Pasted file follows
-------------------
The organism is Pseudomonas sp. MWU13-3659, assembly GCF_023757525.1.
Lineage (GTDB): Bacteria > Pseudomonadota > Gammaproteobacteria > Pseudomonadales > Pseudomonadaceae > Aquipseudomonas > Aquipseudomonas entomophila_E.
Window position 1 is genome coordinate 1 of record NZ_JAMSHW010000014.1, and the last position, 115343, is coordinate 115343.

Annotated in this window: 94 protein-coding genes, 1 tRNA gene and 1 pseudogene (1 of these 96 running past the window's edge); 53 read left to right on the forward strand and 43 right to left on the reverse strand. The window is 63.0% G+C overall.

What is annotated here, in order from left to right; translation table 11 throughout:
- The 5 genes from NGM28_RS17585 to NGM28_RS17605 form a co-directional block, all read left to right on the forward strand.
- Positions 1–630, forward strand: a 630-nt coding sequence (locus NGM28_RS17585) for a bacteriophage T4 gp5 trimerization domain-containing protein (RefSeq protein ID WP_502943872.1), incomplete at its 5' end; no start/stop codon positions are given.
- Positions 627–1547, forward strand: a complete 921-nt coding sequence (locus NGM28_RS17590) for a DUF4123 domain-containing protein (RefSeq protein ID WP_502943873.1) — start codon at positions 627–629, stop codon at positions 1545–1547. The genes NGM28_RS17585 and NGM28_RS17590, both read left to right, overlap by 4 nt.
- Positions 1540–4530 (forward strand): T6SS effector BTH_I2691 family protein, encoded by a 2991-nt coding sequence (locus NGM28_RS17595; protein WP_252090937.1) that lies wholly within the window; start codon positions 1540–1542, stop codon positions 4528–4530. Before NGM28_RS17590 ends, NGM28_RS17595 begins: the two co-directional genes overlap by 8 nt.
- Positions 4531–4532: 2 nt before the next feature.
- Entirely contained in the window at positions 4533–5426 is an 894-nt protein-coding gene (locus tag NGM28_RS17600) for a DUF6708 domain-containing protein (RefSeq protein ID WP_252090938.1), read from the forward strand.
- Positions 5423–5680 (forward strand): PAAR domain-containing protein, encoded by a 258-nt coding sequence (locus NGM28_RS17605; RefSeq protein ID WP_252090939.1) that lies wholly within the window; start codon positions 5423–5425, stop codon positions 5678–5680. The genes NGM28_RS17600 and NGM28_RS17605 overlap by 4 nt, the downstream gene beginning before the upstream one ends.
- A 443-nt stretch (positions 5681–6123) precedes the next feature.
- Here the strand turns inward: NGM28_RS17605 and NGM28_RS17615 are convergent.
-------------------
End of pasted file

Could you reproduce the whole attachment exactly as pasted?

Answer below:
The organism is Pseudomonas sp. MWU13-3659, assembly GCF_023757525.1.
Lineage (GTDB): Bacteria > Pseudomonadota > Gammaproteobacteria > Pseudomonadales > Pseudomonadaceae > Aquipseudomonas > Aquipseudomonas entomophila_E.
Window position 1 is genome coordinate 1 of record NZ_JAMSHW010000014.1, and the last position, 115343, is coordinate 115343.

Annotated in this window: 94 protein-coding genes, 1 tRNA gene and 1 pseudogene (1 of these 96 running past the window's edge); 53 read left to right on the forward strand and 43 right to left on the reverse strand. The window is 63.0% G+C overall.

What is annotated here, in order from left to right; translation table 11 throughout:
- The 5 genes from NGM28_RS17585 to NGM28_RS17605 form a co-directional block, all read left to right on the forward strand.
- Positions 1–630, forward strand: a 630-nt coding sequence (locus NGM28_RS17585) for a bacteriophage T4 gp5 trimerization domain-containing protein (RefSeq protein ID WP_502943872.1), incomplete at its 5' end; no start/stop codon positions are given.
- Positions 627–1547, forward strand: a complete 921-nt coding sequence (locus NGM28_RS17590) for a DUF4123 domain-containing protein (RefSeq protein ID WP_502943873.1) — start codon at positions 627–629, stop codon at positions 1545–1547. The genes NGM28_RS17585 and NGM28_RS17590, both read left to right, overlap by 4 nt.
- Positions 1540–4530 (forward strand): T6SS effector BTH_I2691 family protein, encoded by a 2991-nt coding sequence (locus NGM28_RS17595; protein WP_252090937.1) that lies wholly within the window; start codon positions 1540–1542, stop codon positions 4528–4530. Before NGM28_RS17590 ends, NGM28_RS17595 begins: the two co-directional genes overlap by 8 nt.
- Positions 4531–4532: 2 nt before the next feature.
- Entirely contained in the window at positions 4533–5426 is an 894-nt protein-coding gene (locus tag NGM28_RS17600) for a DUF6708 domain-containing protein (RefSeq protein ID WP_252090938.1), read from the forward strand.
- Positions 5423–5680 (forward strand): PAAR domain-containing protein, encoded by a 258-nt coding sequence (locus NGM28_RS17605; RefSeq protein ID WP_252090939.1) that lies wholly within the window; start codon positions 5423–5425, stop codon positions 5678–5680. The genes NGM28_RS17600 and NGM28_RS17605 overlap by 4 nt, the downstream gene beginning before the upstream one ends.
- A 443-nt stretch (positions 5681–6123) precedes the next feature.
- Here the strand turns inward: NGM28_RS17605 and NGM28_RS17615 are convergent.